In your scenario it's plausible the Fed would only publicly announce they are done raising to calm a nervous market due to a slowing economy. You're now buying bonds a month too late because everyone else has piled into bonds expecting the Fed to do just that.
Nathan Drake
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Re: Replace VXUS With VPU ?

Post by Nathan Drake »

nisiprius wrote: Thu Nov 25, 2021 10:17 am I know that VXUS is the Vanguard Total International Stock Index Fund. I had no idea what VPU was until I looked it up.

BigDGB, you can edit the thread title. The thread title is just the subject of the first post, so you can just edit the original post and whatever you change the subject to will become the thread title. I suggest something like

Replace VXUS with VPU (Vanguard Utilities Index, US-only)?

Thanks!
BigDGB wrote:As I progress in my financial discovery, I have also discovered factors through this forum and the Rational Reminder Community and have implemented a modest 20 % tilt to small cap value.
Fine, many well-informed posters in this forum advocate factor strategies in general and small-cap value in particular.

But please be aware that John C. Bogle opposed factor tilts and said why, with data and charts, in The Telltale Chart. And it is not a part of the Bogleheads investment philosophy. It is not universally accepted, it's not slam-dunk cut-and-dried.

And I think it speaks volumes that Dimensional Fund Advisors (DFA), with Fama and French on its board of directors and the closest and longest association with passive factor investing, does not use a small-cap value tilt in its own target-date funds. They are firmly within the "large blend" style box. One can guess at many reasons for this, but it suggest to me that this firm does not think an SCV tilt is suitable for most investors. It requires a degree of conviction and willingness to take risk that they do not think typical retirement savers have.
The evidence for factor investing is far more significant in terms of long term outperformance than your heavily tilted US portfolio is over international
20% VOO | 30% VXUS | 20% AVUV | 15% AVDV | 15% AVES
Northern Flicker
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Re: Replace VXUS With VPU (Vanguard US Utilities Index)

Post by Northern Flicker »

BigDGB wrote: Thu Nov 25, 2021 10:53 am Thank You to all for your feedback!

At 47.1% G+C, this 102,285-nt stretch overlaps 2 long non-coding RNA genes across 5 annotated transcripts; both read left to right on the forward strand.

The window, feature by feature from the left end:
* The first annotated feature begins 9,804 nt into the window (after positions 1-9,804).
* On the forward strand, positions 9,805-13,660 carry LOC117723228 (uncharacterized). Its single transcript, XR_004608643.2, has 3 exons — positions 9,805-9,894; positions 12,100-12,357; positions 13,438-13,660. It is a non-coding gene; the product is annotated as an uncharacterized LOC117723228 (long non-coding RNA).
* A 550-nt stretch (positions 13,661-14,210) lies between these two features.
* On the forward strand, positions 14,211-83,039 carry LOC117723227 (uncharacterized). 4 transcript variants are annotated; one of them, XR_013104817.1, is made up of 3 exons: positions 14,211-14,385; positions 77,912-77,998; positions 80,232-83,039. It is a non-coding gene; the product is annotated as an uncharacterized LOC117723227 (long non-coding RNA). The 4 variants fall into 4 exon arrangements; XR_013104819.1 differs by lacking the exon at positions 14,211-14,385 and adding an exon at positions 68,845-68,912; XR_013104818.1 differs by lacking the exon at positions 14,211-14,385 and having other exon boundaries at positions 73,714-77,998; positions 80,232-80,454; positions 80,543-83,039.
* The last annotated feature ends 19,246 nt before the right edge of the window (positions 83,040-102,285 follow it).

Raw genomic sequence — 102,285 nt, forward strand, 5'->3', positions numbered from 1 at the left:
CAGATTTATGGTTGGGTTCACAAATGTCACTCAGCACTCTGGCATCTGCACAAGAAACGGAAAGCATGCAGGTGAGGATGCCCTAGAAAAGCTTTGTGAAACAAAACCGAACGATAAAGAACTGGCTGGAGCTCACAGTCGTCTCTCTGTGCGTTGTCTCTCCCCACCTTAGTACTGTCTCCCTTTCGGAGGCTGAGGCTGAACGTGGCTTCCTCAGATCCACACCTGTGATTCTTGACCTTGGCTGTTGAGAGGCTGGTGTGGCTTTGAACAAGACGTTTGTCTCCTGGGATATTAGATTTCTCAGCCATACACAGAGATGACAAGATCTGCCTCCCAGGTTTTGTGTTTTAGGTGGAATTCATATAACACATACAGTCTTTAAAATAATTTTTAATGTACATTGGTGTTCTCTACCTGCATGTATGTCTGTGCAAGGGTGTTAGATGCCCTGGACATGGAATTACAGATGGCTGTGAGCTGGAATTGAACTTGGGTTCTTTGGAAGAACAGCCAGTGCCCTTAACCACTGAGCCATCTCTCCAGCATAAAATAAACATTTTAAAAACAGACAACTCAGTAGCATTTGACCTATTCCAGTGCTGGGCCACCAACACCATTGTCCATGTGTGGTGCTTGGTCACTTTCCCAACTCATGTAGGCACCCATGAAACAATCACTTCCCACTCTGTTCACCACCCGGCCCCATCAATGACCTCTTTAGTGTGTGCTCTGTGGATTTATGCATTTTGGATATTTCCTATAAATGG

After digesting all the thoughtful responses I'm going to stick with 60% VTI and a 20% allocation to VXUS, AVUV small cap value and VGIT intermediate term treasuries. It has been stated many times that long term treasuries are the greatest diversifier to a high equity portfolio so I may split my ITT/LTT in the future.

A little off topic, but I'm a little worried about buying long term treasuries now (I know.. market timing) , however my inclination is to wait until the fed hikes any interest rates and they have stated they are done, or has the pretty sizable drop in the NAV of VGLT been priced in already?

Any thoughts?
"The stock market is a tool for transfering wealth from the active to the patient." --Warren Buffett
My postings are my opinion, and never should be construed as a recommendation to buy, sell, or hold any particular investment.
Northern Flicker
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Re: Replace VXUS With VPU (Vanguard US Utilities Index)

Post by Northern Flicker »

BigGDB wrote: Frank from Risk Parity also believes that Total International etf VXUS is not needed, due to it's high .88 correlation with Vanguard US Total Stock Market Index VTI. Frank doesn't live in a world of recency bias.. he just looks at the correlation of the two funds and feels that the diversification isn't there.
It is true that int'l diversification of equities will not diversify short-term risks due to high correlation of short-term returns of US and non-US equities. The benefit of int'l diversification is to reduce the variance of long-term returns.
My postings are my opinion, and never should be construed as a recommendation to buy, sell, or hold any particular investment.
Northern Flicker
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Re: Replace VXUS With VPU ?

Post by Northern Flicker »

BigDGB wrote: Thu Nov 25, 2021 10:08 am
Northern Flicker wrote: Wed Nov 24, 2021 8:03 pm Bonds are the primary diversifier to meet a goal of reduced short-term volatility.

Utilities underperformed the market significantly in the 1970's, a period of accelerating inflation and rising interest rates.
That is a good observation Northern Flicker. I had tried to look back all the way to the 70's and was having a hard time finding data.
Here is a comparison of Consolidated Edison (ticker ED) with the S&P500 (ticker SPYZ) going back to 6/1972. You can see what happened to the utility in the bear market of 1973/74 relative to the S&P500.

http://quotes.morningstar.com/chart/fun ... A%5B%5D%7D
My postings are my opinion, and never should be construed as a recommendation to buy, sell, or hold any particular investment.
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Forester
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Re: Replace VXUS With VPU (Vanguard US Utilities Index)